Source: World Bank
WASHINGTON, D.C., December 27, 2013 – The World Bank’s Board of Executive Directors today approved a credit of US$150 million to improve living standards for the local poor people in upland districts of the central highlands of Vietnam.
The credit will go to the Central Highlands Poverty Reduction Project, which will target the 26 poorest districts in the provinces of Dak Lak, Dak Nong, Kon Tum, Gia Lai, Quang Nam and Quang Ngai. The Project aims to enhance livelihoods opportunities for the poor in these districts, most of whom are from various ethnic minority groups.
Although Vietnam has achieved remarkable poverty reduction results over the past two decades, recent evidence suggests that overall progress in further reducing poverty has slowed and that there is a large and growing gap between some of the poorest households and the better off. There is also a persistent gap among different regions of the country, and well as between households living in urban and rural areas. The Central Highlands region of Vietnam presents some specific challenges in terms of the overall welfare of the population and in particular among ethnic minority groups. The newly approved project aims to support the Government of Vietnam in addressing extreme poverty in this second-poorest region of the country.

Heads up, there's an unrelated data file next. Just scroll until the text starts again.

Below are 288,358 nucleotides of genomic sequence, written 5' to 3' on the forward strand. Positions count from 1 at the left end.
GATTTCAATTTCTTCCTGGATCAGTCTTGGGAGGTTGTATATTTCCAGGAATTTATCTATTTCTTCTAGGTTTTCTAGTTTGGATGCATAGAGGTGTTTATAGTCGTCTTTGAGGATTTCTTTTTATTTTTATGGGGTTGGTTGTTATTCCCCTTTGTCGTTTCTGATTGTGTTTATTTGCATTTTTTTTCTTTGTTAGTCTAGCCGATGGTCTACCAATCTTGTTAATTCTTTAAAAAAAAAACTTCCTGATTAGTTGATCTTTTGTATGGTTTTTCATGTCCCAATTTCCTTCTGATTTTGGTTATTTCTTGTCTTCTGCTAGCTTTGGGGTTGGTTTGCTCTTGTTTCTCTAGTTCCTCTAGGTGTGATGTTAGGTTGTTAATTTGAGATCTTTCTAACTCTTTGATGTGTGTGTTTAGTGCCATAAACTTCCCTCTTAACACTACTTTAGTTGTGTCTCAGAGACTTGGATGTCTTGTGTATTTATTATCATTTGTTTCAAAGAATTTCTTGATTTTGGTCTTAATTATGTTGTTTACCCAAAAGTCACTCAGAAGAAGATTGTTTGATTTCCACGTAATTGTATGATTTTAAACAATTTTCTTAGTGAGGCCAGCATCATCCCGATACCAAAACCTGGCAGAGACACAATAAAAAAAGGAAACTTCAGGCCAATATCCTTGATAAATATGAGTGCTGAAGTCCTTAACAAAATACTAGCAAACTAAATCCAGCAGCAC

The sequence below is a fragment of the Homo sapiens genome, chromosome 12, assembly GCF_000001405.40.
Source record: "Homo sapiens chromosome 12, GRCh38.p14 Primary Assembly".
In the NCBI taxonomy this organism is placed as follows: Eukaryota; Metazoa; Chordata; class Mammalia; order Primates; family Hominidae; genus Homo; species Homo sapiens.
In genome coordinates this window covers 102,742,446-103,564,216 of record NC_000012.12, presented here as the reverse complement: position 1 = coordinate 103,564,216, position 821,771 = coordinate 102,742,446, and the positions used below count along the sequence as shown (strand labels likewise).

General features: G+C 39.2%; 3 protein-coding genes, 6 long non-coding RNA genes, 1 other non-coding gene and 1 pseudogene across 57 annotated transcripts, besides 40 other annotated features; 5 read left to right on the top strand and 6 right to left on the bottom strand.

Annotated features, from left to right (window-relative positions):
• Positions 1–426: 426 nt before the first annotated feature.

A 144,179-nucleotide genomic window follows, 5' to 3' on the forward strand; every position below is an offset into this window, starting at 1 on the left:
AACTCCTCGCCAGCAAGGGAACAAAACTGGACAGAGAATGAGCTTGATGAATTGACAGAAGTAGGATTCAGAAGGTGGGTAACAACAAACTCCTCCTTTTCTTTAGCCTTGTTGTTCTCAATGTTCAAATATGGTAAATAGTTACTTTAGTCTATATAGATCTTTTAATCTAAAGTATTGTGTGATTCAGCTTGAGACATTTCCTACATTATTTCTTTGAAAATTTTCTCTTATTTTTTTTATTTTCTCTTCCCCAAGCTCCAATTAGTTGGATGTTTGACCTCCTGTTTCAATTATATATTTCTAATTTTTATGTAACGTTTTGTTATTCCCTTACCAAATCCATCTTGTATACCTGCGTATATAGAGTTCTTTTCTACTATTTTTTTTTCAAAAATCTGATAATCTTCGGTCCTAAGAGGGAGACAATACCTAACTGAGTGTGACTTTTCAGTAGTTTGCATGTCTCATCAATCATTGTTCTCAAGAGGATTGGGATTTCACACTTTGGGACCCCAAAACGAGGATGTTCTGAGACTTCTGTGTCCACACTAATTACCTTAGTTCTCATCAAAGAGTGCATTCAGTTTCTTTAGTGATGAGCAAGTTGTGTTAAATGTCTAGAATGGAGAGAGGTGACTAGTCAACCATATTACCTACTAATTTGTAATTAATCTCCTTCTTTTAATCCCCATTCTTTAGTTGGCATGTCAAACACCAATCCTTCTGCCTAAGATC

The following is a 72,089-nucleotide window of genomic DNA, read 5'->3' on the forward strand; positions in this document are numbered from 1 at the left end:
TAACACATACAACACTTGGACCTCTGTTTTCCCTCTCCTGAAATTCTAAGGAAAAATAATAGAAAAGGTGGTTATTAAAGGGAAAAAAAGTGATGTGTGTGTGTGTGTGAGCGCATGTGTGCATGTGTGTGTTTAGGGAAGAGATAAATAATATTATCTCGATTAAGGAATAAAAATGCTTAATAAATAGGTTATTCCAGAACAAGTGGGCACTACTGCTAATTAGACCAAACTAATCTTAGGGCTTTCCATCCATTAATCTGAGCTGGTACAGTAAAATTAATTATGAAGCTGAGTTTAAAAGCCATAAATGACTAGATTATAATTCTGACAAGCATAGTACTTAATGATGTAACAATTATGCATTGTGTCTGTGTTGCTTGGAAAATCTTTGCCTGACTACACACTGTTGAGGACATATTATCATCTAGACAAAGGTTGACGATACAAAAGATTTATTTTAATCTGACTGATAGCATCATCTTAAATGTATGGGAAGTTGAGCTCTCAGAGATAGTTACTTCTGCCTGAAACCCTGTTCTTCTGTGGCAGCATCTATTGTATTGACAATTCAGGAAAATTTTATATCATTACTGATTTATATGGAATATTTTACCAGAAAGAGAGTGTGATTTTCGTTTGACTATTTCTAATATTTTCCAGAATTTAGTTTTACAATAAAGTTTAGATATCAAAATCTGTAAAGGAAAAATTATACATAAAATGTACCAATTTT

The Project has four components: village and commune infrastructure development; sustainable livelihoods development; connective infrastructure development, capacity building and communications; and project management.
The US$150 million credit comes from the International Development Association, the World Bank Group’s funding source for low-countries on blend terms, with maturity of 25 years, including a five-year grace period.